Mantras || Chants of India

I’ve had a CD of the Chants of India for about 20 years. Although I don’t particularly use the CD anymore, over the years I digitized the music and it’s stayed with me in other forms.

I’m a strong believer in the concept of the universe and that when you need something and it matches your vibrations, it will manifest into your reality. If ever I go long periods of time without having listened to the music, I find that the music seeks me out. Which is kind of nice.

The Chants of India by Indian musician Ravi Shankar and George Harrison is a collection of Vedic and other Hindu sacred prayers set to music. In this blog post, I’d like to share with you some of my favorite tracks on this collection and their significance.

Mantra 1: Asato Maa 

Asatoma Sadgamaya is a Shanti Mantra (Mantra of peace), it is taken from Brihadaranyaka Upanishads (1.3.28). When I told my mom about this “song,” she said she already knew it. This was a prayer that was recited in her school every morning! Isn’t that a beautiful thing… to empower children with positive chants from an early age? It is believed that the recitation of these verses brings peace. More recently, this peace mantra has been used in the ‘Navras’ soundtrack from the movie ‘The Matrix Revolutions’.

Meaning: What the mantra really means is “God, please lead me to the understanding that I am not the limited body, mind, and intellect, but I am, was and always will be that eternal, absolute, blissful consciousness”.

The chant (Listen):

ॐ असतो मा सद्गमय ।
तमसो मा ज्योतिर्गमय ।
मृत्योर्मा अमृतं गमय ।
ॐ शान्तिः शान्तिः शान्तिः ॥

Oṁ asato mā sadgamaya |
Tamasomā jyotir gamaya |
Mrityormāamritam gamaya |
Oṁ śhānti śhānti śhāntiḥ ||

Translation:
From ignorance, lead me to truth;
From darkness, lead me to light;
From death, lead me to immortality
Om peace, peace, peace

Mantra 2: Gayatri Mantra

Chances are that you already know this one. The Gāyatrī Mantra is one of the most highly regarded and well known Sanskrit mantras. It’s from the Rig Veda and dedicated to Savitr, a form of the sun. According to Douglas Brooks, Ph.D., a professor of religion at the University of Rochester and a teacher in the Rajanaka yoga tradition, chanting this mantra serves three purposes:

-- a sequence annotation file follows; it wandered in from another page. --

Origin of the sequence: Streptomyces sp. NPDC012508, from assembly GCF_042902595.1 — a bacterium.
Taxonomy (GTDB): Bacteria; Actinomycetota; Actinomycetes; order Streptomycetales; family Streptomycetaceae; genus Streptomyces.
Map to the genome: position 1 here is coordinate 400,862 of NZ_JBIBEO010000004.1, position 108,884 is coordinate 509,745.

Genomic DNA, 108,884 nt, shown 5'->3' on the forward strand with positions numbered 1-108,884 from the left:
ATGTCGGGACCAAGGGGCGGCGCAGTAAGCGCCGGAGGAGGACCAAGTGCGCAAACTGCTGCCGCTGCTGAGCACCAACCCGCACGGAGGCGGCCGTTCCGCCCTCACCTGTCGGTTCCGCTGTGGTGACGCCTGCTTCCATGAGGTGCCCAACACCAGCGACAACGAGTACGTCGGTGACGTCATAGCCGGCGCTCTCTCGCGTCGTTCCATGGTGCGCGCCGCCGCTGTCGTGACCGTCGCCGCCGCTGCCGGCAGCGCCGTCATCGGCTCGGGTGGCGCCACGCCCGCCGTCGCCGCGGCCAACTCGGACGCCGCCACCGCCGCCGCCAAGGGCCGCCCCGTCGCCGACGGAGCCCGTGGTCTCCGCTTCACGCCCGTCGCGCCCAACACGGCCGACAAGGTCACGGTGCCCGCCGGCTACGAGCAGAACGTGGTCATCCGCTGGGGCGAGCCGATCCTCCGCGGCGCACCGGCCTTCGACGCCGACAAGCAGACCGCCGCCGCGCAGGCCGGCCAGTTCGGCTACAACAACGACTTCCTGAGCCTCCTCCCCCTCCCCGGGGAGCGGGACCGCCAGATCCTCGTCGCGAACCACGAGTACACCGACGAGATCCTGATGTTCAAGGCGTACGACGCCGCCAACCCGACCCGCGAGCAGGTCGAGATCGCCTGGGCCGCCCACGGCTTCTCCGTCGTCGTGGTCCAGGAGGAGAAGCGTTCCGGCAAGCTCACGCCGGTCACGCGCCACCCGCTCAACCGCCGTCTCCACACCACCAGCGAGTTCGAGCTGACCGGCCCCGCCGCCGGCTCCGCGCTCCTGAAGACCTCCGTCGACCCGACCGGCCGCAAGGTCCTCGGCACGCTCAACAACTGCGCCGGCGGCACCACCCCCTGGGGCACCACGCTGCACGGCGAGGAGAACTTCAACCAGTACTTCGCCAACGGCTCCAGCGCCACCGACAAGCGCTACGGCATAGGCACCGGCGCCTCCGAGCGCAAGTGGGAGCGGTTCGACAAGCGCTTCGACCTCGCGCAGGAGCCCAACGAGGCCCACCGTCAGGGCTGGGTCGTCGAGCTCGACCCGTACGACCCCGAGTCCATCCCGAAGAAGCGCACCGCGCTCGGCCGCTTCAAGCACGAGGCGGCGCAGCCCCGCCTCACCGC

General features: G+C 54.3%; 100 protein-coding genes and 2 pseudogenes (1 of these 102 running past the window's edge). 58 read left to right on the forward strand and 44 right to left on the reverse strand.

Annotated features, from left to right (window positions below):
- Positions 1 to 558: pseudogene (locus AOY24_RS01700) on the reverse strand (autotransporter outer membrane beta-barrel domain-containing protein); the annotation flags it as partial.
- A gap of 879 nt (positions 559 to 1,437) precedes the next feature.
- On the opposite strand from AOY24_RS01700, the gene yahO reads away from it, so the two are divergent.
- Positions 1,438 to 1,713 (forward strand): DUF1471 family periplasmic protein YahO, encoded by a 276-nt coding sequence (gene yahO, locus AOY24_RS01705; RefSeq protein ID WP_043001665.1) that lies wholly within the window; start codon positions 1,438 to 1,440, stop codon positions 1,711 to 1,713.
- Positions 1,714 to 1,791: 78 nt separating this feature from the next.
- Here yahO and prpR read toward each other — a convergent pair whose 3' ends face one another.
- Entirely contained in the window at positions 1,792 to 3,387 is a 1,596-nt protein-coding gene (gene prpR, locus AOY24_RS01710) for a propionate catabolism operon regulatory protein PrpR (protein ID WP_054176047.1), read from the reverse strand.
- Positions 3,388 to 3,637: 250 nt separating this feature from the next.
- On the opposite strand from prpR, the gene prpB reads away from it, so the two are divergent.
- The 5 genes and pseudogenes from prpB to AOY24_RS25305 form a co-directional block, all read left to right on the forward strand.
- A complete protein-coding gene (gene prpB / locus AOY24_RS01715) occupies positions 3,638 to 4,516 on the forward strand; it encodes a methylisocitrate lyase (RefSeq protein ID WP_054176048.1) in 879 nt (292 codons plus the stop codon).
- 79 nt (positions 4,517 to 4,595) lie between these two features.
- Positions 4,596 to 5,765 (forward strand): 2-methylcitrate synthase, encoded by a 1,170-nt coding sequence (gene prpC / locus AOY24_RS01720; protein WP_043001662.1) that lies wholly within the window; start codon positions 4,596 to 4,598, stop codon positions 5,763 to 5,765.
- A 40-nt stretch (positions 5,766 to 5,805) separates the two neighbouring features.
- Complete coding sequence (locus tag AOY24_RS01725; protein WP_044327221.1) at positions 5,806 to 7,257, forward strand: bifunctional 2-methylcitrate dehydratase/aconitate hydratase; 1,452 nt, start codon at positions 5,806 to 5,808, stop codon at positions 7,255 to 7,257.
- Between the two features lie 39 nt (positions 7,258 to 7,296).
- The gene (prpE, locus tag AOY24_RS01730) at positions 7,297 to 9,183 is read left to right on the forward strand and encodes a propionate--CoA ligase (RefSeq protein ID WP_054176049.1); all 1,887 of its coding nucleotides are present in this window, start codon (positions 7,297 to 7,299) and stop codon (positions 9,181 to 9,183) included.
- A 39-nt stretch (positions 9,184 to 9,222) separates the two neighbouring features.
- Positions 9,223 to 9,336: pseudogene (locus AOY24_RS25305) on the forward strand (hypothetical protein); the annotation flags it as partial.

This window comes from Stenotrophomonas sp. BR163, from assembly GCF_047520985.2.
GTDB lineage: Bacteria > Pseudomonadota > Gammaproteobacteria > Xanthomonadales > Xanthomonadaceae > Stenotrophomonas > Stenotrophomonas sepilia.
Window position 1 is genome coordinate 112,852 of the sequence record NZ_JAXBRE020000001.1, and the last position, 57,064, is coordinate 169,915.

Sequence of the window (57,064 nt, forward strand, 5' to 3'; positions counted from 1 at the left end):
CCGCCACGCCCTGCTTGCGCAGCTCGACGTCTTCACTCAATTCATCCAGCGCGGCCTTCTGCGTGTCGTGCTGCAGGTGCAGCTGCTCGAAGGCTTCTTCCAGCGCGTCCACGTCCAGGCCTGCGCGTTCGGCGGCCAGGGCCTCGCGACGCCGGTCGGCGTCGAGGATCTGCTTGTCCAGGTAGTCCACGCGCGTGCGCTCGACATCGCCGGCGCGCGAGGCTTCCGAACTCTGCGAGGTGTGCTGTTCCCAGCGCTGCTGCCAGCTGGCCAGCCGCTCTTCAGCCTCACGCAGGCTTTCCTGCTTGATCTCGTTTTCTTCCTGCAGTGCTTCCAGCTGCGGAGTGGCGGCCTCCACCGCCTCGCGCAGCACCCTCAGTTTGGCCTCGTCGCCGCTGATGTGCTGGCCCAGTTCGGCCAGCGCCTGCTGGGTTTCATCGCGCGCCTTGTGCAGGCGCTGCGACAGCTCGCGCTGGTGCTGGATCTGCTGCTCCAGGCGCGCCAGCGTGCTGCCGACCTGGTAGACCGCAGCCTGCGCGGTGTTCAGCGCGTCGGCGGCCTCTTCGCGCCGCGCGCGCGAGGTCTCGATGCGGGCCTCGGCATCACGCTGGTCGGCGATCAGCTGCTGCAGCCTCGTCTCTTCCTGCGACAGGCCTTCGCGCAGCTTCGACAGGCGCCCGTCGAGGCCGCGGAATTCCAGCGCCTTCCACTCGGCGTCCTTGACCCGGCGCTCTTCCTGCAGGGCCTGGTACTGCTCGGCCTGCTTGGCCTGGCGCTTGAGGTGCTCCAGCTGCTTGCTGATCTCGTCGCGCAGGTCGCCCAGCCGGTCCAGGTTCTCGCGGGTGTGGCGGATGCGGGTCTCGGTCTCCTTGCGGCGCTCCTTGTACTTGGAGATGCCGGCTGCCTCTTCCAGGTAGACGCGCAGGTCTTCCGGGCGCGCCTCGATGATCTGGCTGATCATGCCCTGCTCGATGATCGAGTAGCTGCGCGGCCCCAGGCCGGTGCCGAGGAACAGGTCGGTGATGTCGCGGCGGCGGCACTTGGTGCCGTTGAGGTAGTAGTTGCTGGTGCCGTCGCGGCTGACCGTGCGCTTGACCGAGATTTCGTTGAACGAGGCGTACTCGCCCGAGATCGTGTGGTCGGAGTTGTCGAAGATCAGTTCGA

1. To give back to the sun. “My teacher used to say the sun gives but never receives. The mantra is a gift back to the sun, an offering of gratitude to refuel the sun’s gracious offering.”
  2. To seek wisdom and enlightenment. The mantra is a request to the sun: May we meditate upon your form and be illumined by who you are? (Consider that the sun offers its gift of illumination and energy to all beings, without judgment and without attachment to the outcome of the gift.)
  3. It’s an expression of gratitude, to both the life-giving sun and the Divine. Brooks encourages taking a heart-centered approach to the mantra. “The sensibility it evokes is more important than the literal meaning. It’s an offering, a way to open to grace, to inspire oneself to connect to the ancient vision of India,” he says. “Its effect is to inspire modern yogis to participate in the most ancient aspiration of illumination that connects modern yoga to the Vedic tradition.”

Meaning: We meditate on the glory of that Being who has produced this universe; may He enlighten our minds.

The chant (Listen):

ॐ भूर्भुवः स्वः ।
तत्स॑वि॒तुर्वरेण्यं॒
भर्गो॑ दे॒वस्य॑धीमहि ।
धियो॒ यो नः॑ प्रचो॒दया॑त् ॥

Oṃ bhūr bhuvaḥ svaḥ
Tatsaviturvareṇyaṃ
Bhargo devasyadhīmahi
Dhiyo yo naḥ prachodayāt

Translation:
The eternal, earth, air, heaven
That glory, that resplendence of the sun
May we contemplate the brilliance of that light
May the sun inspire our minds.

Mantra 3: Mangalam

This beautiful chant is a positive track to start your day with. When I sometimes listen to this on my way to work, my mood is instantly uplifted and I’m overcome with an abundance of joy and love for everyone, everything, every being.

Meaning: Mangala is an adjective meaning auspicious, lucky, fortunate, etc. With the suffix “m,” it becomes a noun: auspiciousness, luck, etc. It is also related to the goddess Durga suggesting, “one whose touch brings ecstasy.”

The chant (Listen):

Bhumi-Mangalam, Udaka-Mangalam, Agni-Mangalam, Vayu-Mangalam, Gagana-Mangalam, Surya-Mangalam, Chandra-Mangalam, Jagat-Mangalam, Jiva-Mangalam, Deha-Mangalam, Mano-Mangalam, Atma-Mangalam
Sarva-Mangalam-Bhavatu-Bhavatu-Bhavtu…
Sarva-Mangalam-Bhavatu-Bhavatu-Bhavtu…
Sarva-Mangalam-Bhavatu-Bhavatu-Bhavtu…
Aum

Translation: May there be peace on earth, water, fire, and air, the sun, moon, and planet, in all living beings, in body, mind, and heart. May that peace be everywhere and in everyone. So be it, so be it, so be it.

Of course, these are just the tip of the iceberg. I hope you enjoyed this post and the featured mantras. Check back to see updates on some of the other compositions in the Chants of India.

Om…